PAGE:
COVID-19 pandemic likely to unleash a long-term mental health issues in Nepal
May 20, 2020 11:20 AM NPT
By: Aditi Baral
KATHMANDU, May 20: To flatten the COVID-19 curve, countries have taken various measures. As nationwide lockdown extends, people across Nepal have been talking about mental health. “Lockdown has posed a serious threat to mental health and the well-being of people, which will last for a long time to come,” said Dr. Ritesh Thapa, director and consultant psychiatrist at Rhythm Neuropsychiatry Hospital.
By the time the spread of coronavirus is curbed, it will likely give rise to a wide range of mental health issues, including depression, anxiety and panic attacks, frustration and irritation, sleeping problems, obsessive compulsive disorder (OCD), post traumatic stress disorder (PTSD) or even self-harm and serious eating disorders. The current situation will be a fertile ground for increased alcoholism, and also various social crimes.
According to a data provided by Nepal Police, in the first month of lockdown, a total of 487 suicide cases were filed. Before that, about 400 cases were filed on an average every month. Suicide is often termed as the most extreme consequence of almost all kinds of mental health problems.
In a conversation with Republica online, Aayush Sedhai, 17, shared a story of one of his friends who tried to self-harm during this lockdown. According to Sedhai, who asked to keep his friend’s name anonymous, his friend had pre-existing anxiety and often needed people around him to feel better. But the two-month long lockdown intensified his anxiety and stress levels.
“The last time I saw my friend was two months ago. We have conversations online. He was acting strange but didn’t tell me anything. But two weeks ago, his sister told me that they found him practicing self-harming methods,” Sedhai told Republica.
Concerned over mental health issues, UN Secretary-General Antonio Guterres on May 13 urged governments, civil society and health authorities to urgently address the problems arising from the coronavirus pandemic. "After decades of neglect and under-investment in mental health services, the COVID-19 pandemic is now hitting families and communities with additional mental stress," he said.
The risk is relatively high among people who have pre-existing mental health issues. But the risk is also high for a wide range of people – even mentally healthy individuals with no record of pre-existing mental health issues.
The social and economic fractures exposed by the pandemic are expected to result in unemployment, washed-out social safety nets and starvation and many other social problems. Teenagers, job holders, workers (particularly the daily wage workers) are at most risk of having mental health issues.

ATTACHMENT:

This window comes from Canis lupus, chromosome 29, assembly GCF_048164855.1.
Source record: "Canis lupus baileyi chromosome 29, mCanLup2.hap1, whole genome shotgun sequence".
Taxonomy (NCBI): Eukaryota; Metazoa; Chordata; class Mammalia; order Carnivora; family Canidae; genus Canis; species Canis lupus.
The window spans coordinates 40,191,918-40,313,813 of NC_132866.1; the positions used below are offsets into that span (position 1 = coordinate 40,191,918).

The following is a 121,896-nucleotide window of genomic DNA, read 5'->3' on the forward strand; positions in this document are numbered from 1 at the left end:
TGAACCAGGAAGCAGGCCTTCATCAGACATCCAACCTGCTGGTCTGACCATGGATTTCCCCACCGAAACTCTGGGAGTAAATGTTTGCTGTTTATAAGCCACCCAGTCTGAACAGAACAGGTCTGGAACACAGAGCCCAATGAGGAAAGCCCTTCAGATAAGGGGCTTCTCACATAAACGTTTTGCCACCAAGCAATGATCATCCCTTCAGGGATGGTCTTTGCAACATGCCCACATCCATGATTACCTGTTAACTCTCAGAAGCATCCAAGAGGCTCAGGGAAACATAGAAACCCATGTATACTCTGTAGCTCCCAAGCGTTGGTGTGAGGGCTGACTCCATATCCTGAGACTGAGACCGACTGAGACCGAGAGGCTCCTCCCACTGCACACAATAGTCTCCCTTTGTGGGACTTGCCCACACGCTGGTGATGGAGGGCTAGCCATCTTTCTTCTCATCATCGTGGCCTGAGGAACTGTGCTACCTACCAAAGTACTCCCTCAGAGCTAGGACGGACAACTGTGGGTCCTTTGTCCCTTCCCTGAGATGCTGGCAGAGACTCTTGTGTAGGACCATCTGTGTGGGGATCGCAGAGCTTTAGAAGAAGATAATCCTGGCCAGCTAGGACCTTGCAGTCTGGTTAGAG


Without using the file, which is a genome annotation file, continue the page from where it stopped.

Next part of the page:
The frontline health workers, security personnel and the COVID-19 survivors are also projected to be on the edge, and they are likely to have mental health issues. “Frontline health workers are vulnerable to mental health issues as they are working away from their home and family,” Dr. Thapa explained adding “Extreme burden from work can cause frustration and even severe cases of PTSD”.
The increase in the number of coronavirus cases has also started triggering symptoms of Obsessive-Compulsive Disorder in many people. Suman Poudel, 23, told her family’s story to Republic online. Her parents, especially her father, have started showing symptoms of OCD. Her father is often seen yelling at other family members to repeatedly wash their hands and he doesn’t even allow them to go to their terrace or balcony. “On Thursday, he read about the first death from the virus in Nepal, and since then he hasn’t let any of us go to our terrace,” she said.
Reecha Kafle, 16, also shared about her eating disorder that she developed during this lockdown. “Binge eating is a coping mechanism for me during this lockdown” she said, adding “I didn’t realize that it was a type of mental health problem until my elder sister tried to make me aware about its consequences.” According to health experts, issues like eating disorders aren't given much attention at the beginning but it may invite other issues in the long run.
Doctors also warn that patients who are infected with COVID-19 are at a greater risk of developing mental health issues. Dr.Thapa suggested that these patients require extra care and affection, as facing discrimination and stigmatization from their own family members and society can cause serious mental health issues.
The United Nations Children's Fund (UNICEF) has published strategies to help people protect their mental health during the coronavirus crisis.
The strategies include:
Recognizing that your anxiety is completely normal
Finding new ways to connect with your friends
Focusing on yourself
Feeling your feelings and
Being kind to yourself and others
Republica’s reports on mental health issues during lockdown: